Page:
Vilnius Poker


Read 10/10/2021-27/10/2021

Rating 3 stars

Over the Baltic to Lithuania for the next read in my literary tour of Europe. Vilnius Poker was recommended to me a while ago by fellow blogger Inga at Readingaread. Coincidentally, Inga’s blog documents a literary tour of Europe in 20 books. Inga is from Vilnius, and recommended Ričardas Gavelis’s novel to me as a classic of Lithuanian literature.

I know very little about Lithuania, other than that it was one of the three Baltic states occupied by the Soviet Union at the end of the Second World War, and the one that regained its independence first, four months after the fall of the Berlin Wall and a year before the Soviet Union ended.

I also don’t know much about Vilnius, other than the architecture of its Old Town provided the backdrop to the BBC adaptation of War and Peace. Appropriately enough, given Napoleon’s presence in Tolstoy’s epic, I’ve learnt that Napoleon called Vilnius the Jerusalem of the North, thanks to the large Jewish community that used to live there. Its other nicknames include the Rome of the North and the Athens of the North. I often feel sorry for cities that are given comparative nicknames like that, positive as they can be, indicative of the rich culture and architecture of a place as they are. It seems like a denial of the uniqueness of the place itself.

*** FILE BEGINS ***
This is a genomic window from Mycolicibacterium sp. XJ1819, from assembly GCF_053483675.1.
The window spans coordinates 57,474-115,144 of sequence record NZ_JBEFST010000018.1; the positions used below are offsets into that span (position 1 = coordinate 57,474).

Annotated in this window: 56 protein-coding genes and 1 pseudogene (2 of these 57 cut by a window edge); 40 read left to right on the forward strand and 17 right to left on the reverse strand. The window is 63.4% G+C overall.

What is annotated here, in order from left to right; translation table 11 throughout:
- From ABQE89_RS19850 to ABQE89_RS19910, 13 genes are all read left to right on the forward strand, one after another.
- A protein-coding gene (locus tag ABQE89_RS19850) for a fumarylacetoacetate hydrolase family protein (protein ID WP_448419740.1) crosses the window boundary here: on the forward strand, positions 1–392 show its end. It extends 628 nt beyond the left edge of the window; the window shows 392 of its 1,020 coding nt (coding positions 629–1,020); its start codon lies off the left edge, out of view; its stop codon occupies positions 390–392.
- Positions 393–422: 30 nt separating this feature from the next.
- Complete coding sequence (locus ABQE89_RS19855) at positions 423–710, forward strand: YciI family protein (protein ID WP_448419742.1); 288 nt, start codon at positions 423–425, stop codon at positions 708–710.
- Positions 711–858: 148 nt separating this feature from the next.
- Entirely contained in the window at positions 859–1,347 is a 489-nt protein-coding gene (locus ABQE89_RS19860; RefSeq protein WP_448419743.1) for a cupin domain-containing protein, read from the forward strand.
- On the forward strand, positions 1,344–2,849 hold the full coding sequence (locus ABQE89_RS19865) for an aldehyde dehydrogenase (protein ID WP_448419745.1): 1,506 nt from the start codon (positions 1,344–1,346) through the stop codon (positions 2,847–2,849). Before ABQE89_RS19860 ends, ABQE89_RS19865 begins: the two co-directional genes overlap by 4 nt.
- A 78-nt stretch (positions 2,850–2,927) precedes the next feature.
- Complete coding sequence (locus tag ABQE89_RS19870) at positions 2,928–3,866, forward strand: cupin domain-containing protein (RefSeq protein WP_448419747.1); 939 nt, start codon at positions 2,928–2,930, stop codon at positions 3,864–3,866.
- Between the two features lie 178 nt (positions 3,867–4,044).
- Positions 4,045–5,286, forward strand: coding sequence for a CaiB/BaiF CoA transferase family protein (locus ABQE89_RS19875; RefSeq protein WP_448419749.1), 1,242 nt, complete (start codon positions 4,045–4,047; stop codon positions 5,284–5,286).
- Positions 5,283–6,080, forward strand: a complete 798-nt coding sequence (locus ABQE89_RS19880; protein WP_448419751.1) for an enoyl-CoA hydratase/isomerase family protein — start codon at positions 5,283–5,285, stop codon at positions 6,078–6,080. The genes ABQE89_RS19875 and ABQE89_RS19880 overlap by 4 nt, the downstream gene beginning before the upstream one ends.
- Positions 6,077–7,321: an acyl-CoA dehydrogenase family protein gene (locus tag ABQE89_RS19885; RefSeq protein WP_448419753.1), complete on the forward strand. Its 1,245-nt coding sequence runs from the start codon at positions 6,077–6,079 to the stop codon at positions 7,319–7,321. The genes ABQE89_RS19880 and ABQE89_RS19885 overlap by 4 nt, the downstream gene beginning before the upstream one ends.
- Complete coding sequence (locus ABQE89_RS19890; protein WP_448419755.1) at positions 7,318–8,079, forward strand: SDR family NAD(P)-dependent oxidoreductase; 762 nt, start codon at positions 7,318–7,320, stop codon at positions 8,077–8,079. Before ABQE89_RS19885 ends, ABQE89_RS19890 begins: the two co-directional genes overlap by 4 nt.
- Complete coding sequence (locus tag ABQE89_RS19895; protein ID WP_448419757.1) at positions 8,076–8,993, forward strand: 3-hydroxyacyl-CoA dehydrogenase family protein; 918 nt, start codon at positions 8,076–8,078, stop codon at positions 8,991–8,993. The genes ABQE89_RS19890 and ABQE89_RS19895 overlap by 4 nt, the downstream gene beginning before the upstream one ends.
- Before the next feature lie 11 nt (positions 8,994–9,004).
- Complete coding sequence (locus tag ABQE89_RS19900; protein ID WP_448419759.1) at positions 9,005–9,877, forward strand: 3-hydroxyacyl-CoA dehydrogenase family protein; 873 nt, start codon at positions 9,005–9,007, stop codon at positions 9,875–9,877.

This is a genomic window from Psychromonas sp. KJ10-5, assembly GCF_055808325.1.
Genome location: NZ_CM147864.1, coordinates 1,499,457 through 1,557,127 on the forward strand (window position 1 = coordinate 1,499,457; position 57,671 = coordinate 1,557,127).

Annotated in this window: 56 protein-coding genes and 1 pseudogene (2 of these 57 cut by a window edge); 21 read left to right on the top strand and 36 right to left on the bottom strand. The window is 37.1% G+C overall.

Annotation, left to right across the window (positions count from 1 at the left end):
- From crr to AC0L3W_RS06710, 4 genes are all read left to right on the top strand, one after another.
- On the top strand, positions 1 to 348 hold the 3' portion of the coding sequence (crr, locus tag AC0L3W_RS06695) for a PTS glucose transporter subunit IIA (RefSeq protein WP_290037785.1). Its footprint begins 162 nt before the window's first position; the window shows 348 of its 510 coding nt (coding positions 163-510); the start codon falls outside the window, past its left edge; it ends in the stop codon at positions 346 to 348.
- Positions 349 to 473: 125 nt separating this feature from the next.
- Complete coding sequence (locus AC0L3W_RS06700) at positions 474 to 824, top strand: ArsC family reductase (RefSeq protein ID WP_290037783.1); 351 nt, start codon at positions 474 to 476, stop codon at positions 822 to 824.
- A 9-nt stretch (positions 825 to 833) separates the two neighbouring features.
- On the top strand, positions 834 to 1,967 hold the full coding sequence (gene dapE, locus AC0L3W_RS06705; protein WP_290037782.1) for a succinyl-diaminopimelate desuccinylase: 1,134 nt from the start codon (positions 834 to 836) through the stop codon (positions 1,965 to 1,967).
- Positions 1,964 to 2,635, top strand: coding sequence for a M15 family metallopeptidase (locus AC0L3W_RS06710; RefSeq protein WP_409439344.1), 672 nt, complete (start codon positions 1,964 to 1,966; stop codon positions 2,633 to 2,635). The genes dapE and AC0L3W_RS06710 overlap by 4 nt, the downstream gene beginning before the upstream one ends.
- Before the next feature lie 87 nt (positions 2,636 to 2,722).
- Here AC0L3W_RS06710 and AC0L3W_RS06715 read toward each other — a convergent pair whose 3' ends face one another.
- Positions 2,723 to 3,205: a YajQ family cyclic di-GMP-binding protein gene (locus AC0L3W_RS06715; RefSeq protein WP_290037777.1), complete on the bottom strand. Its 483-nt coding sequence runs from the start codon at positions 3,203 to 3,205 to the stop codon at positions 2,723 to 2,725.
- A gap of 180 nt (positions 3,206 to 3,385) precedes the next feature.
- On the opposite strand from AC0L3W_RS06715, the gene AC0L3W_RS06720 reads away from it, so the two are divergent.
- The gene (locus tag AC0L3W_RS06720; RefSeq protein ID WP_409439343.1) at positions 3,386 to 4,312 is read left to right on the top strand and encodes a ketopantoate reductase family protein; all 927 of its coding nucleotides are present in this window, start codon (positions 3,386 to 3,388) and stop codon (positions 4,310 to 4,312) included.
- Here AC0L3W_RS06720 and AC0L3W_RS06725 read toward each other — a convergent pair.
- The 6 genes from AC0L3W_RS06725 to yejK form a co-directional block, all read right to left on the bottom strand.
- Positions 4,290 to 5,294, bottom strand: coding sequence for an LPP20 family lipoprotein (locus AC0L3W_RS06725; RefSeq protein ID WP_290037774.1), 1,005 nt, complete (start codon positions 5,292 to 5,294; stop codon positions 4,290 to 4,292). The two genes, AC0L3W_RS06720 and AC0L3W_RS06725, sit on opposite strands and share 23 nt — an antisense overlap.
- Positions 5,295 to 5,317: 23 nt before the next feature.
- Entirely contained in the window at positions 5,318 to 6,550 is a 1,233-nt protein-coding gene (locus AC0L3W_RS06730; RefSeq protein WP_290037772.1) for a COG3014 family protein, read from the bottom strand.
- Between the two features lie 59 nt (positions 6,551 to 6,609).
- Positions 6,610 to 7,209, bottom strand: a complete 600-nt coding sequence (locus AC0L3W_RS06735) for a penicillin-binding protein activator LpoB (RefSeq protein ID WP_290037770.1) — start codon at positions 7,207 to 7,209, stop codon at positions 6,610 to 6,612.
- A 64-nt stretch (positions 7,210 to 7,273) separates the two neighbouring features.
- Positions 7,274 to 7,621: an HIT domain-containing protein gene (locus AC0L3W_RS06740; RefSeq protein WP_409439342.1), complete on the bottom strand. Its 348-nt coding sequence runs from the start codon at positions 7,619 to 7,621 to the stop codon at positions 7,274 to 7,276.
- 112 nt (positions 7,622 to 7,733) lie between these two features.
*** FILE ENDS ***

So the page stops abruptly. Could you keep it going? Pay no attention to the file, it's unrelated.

Old Town is a UNESCO World Heritage site. Its buildings range from the mediaeval to the baroque. At its centre is a neo-classical cathedral. There is a cluster of pictures on the Wikipedia page for Vilnius, showing key buildings in the city, including the cathedral. My attention, though, was grabbed by The Gate of Dawn.


Image by Marcin Bialek CC-BY-SA 4.0

This is the only remaining example of ten city gates originally set in the fortified wall surrounding Vilnius when it was the capital of the Grand Duchy of Lithuania, and dates from the 16th century. It also houses the chapel of Our Lady of the Gate of Dawn, home to a stunning icon originally placed inside the gate to protect the city and bless visitors.


Image from Wikimedia commons

Lithuania’s history means that the city also has a KGB museum, a former prison where Lithuanians were tortured, repurposed to tell the history of the Soviet occupation. Which brings me to Vilnius Poker, a novel that is set during the Soviet era and whose main character is a survivor of Soviet torture meted out by the NKVD and later the KGB.

Vilnius is as strong a character in the book as the human actors. Gavelis has his narrator describe the city thus:

In Vilnius, every building, every narrow little street crossing is simultaneously the scene of ancient life and today’s catalepsy. Vilnius is innumerable cities laid one atop another. It isn’t just the earth that lays down archaeological layers here, but time, and air, and language do too. In the same spot, layers of Eastern and Western cultures lie hidden and turn into one another. Vilnius is the border where Russia’s expansionism and Europe’s spirit went to war. Here absolutely everything collided and mixed. Vilnius is a giant cocktail, stirred together by the insane gods of fog. If a city could exist alone, without people, Vilnius would be the City of all cities. But it’s people who express the spirit of a city, and if you attempt to understand what the figures in Vilnius’s streets mean, what that atrophying spectacle in which you yourself play means, you’d immediately realise you’re dreaming.